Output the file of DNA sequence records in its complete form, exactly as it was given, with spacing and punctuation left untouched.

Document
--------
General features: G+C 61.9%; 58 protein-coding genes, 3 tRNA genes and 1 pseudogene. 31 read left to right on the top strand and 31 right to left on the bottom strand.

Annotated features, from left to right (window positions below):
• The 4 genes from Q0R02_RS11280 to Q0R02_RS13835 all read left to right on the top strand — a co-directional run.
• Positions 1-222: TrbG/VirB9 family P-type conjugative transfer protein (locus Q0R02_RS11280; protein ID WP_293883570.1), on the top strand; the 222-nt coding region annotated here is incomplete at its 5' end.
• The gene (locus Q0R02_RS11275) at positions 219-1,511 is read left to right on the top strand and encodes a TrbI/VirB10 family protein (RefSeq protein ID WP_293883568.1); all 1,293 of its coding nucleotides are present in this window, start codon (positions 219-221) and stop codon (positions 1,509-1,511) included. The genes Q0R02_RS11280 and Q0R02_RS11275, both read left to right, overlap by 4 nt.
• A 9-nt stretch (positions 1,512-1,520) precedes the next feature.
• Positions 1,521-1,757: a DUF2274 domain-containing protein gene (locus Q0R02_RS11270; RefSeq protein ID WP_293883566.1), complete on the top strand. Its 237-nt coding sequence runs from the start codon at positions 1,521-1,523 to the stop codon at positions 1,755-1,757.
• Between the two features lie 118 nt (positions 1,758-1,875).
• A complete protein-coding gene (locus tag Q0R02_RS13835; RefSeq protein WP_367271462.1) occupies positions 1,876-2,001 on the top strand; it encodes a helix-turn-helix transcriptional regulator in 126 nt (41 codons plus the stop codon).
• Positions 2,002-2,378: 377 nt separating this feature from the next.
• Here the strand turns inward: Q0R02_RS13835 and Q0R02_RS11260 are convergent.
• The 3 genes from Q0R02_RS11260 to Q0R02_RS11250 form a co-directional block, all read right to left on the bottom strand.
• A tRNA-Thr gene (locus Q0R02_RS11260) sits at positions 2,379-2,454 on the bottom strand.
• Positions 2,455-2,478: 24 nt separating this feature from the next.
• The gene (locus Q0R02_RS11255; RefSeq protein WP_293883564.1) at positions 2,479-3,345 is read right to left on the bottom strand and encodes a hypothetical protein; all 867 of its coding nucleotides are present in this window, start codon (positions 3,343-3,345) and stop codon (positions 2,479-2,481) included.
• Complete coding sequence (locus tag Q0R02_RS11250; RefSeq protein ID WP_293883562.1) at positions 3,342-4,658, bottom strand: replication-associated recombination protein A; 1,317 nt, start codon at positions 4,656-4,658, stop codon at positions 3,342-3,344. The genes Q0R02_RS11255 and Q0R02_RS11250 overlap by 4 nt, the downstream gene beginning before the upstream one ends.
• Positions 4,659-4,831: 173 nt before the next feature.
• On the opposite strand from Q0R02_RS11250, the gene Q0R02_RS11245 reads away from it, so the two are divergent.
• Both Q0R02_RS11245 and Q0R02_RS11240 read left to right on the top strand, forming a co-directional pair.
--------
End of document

General features: G+C 61.9%; 58 protein-coding genes, 3 tRNA genes and 1 pseudogene. 31 read left to right on the top strand and 31 right to left on the bottom strand.

Annotated features, from left to right (window positions below):
• The 4 genes from Q0R02_RS11280 to Q0R02_RS13835 all read left to right on the top strand — a co-directional run.
• Positions 1-222: TrbG/VirB9 family P-type conjugative transfer protein (locus Q0R02_RS11280; protein ID WP_293883570.1), on the top strand; the 222-nt coding region annotated here is incomplete at its 5' end.
• The gene (locus Q0R02_RS11275) at positions 219-1,511 is read left to right on the top strand and encodes a TrbI/VirB10 family protein (RefSeq protein ID WP_293883568.1); all 1,293 of its coding nucleotides are present in this window, start codon (positions 219-221) and stop codon (positions 1,509-1,511) included. The genes Q0R02_RS11280 and Q0R02_RS11275, both read left to right, overlap by 4 nt.
• A 9-nt stretch (positions 1,512-1,520) precedes the next feature.
• Positions 1,521-1,757: a DUF2274 domain-containing protein gene (locus Q0R02_RS11270; RefSeq protein ID WP_293883566.1), complete on the top strand. Its 237-nt coding sequence runs from the start codon at positions 1,521-1,523 to the stop codon at positions 1,755-1,757.
• Between the two features lie 118 nt (positions 1,758-1,875).
• A complete protein-coding gene (locus tag Q0R02_RS13835; RefSeq protein WP_367271462.1) occupies positions 1,876-2,001 on the top strand; it encodes a helix-turn-helix transcriptional regulator in 126 nt (41 codons plus the stop codon).
• Positions 2,002-2,378: 377 nt separating this feature from the next.
• Here the strand turns inward: Q0R02_RS13835 and Q0R02_RS11260 are convergent.
• The 3 genes from Q0R02_RS11260 to Q0R02_RS11250 form a co-directional block, all read right to left on the bottom strand.
• A tRNA-Thr gene (locus Q0R02_RS11260) sits at positions 2,379-2,454 on the bottom strand.
• Positions 2,455-2,478: 24 nt separating this feature from the next.
• The gene (locus Q0R02_RS11255; RefSeq protein WP_293883564.1) at positions 2,479-3,345 is read right to left on the bottom strand and encodes a hypothetical protein; all 867 of its coding nucleotides are present in this window, start codon (positions 3,343-3,345) and stop codon (positions 2,479-2,481) included.
• Complete coding sequence (locus tag Q0R02_RS11250; RefSeq protein ID WP_293883562.1) at positions 3,342-4,658, bottom strand: replication-associated recombination protein A; 1,317 nt, start codon at positions 4,656-4,658, stop codon at positions 3,342-3,344. The genes Q0R02_RS11255 and Q0R02_RS11250 overlap by 4 nt, the downstream gene beginning before the upstream one ends.
• Positions 4,659-4,831: 173 nt before the next feature.
• On the opposite strand from Q0R02_RS11250, the gene Q0R02_RS11245 reads away from it, so the two are divergent.
• Both Q0R02_RS11245 and Q0R02_RS11240 read left to right on the top strand, forming a co-directional pair.